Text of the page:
At one time, the laws of all 50 states prohibited a trust from lasting beyond 21 years after the death of the last beneficiary alive at the time the trust was created. This rule against perpetuities has been modified or abolished in many states. A trust created in one of those jurisdictions can be structured to last for many generations. Even in states that still maintain the rule, a trust can be created that will last for a substantial period of time.

Leveraging tax advantages

Although assets will be subject to transfer taxes when initially funding the trust, the assets (and subsequent appreciation) will be untouched by transfer taxes for as long as they remain in the trust.

Typically, dynasty trusts are funded with amounts that take full advantage of the grantor's gift and estate tax basic exclusion amount and GST tax exemption. The federal gift and estate tax basic exclusion amount is $13,610,000 (in 2024, $12,920,000 in 2023), and the GST tax exemption is also $13,610,000 (in 2024, $12,920,000 in 2023). These amounts can be doubled if both spouses are funding the trust. Though dynasty trusts can be created at death through a will or living trust, it may be more advantageous to create this type of trust during the grantor's life because, if planned properly, the trust can continue to be funded transfer tax free with annual exclusion gifts ($18,000 (in 2024, $17,000 in 2023) per trust beneficiary).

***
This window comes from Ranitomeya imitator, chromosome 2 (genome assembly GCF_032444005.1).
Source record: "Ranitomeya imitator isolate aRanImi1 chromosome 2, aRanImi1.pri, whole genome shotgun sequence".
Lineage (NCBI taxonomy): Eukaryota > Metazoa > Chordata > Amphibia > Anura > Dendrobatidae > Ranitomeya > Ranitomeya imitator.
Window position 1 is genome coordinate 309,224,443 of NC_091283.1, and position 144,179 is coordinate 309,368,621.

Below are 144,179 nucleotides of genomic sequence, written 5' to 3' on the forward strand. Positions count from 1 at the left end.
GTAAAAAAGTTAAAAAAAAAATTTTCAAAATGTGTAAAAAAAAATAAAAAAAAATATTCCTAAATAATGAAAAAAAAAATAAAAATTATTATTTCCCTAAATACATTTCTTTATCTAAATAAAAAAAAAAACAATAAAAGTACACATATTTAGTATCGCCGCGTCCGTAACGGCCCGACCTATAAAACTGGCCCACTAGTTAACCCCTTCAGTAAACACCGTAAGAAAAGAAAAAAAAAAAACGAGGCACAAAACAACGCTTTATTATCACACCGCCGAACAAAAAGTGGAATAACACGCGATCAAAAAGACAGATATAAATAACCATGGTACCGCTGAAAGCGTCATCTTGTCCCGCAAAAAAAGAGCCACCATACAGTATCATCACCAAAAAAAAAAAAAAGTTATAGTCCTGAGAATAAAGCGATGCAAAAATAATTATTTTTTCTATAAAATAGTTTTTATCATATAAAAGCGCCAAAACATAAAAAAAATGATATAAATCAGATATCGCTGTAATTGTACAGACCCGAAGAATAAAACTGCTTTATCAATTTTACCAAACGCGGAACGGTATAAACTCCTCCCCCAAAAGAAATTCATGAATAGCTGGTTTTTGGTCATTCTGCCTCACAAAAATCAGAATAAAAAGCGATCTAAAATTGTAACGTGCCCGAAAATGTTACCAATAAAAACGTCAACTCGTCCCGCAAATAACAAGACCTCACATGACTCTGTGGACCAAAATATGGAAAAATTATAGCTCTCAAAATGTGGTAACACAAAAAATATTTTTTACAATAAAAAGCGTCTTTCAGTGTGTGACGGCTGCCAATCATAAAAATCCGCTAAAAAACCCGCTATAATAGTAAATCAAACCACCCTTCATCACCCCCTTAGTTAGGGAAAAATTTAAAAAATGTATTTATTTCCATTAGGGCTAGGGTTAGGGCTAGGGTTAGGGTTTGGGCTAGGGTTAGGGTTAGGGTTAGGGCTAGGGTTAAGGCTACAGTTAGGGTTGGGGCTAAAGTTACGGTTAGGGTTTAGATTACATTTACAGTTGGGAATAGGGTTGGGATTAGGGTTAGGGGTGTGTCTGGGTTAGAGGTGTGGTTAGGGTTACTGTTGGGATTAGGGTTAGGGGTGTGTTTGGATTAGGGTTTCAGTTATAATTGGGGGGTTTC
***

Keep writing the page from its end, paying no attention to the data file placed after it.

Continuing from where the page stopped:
As this type of trust is taxed more heavily on income, it may be more advantageous to fund the trust with non-income-producing property, such as growth stocks, tax-exempt bonds, and cash value life insurance. Other appropriate assets might include real estate, discounted property, and property expected to highly appreciate.

Protecting and preserving principal

To enjoy the tax benefits summarized above, access to trust property by the beneficiaries must be limited. The grantor can decide how narrow or broad the beneficiary's access will be within those limits. For example, a grantor who wishes to give a beneficiary as much control as possible can name the beneficiary as trustee, and give the beneficiary the right to all income and the right to consume principal limited by the ascertainable standards (i.e., health, education, maintenance and support). The beneficiary can be given even more control by granting a special (or limited) testamentary power of appointment (i.e., the power to name successive beneficiaries, but not to himself/herself, his/her creditors, his/her estate, or the creditors of his/her estate).

Dynasty Trust Illustration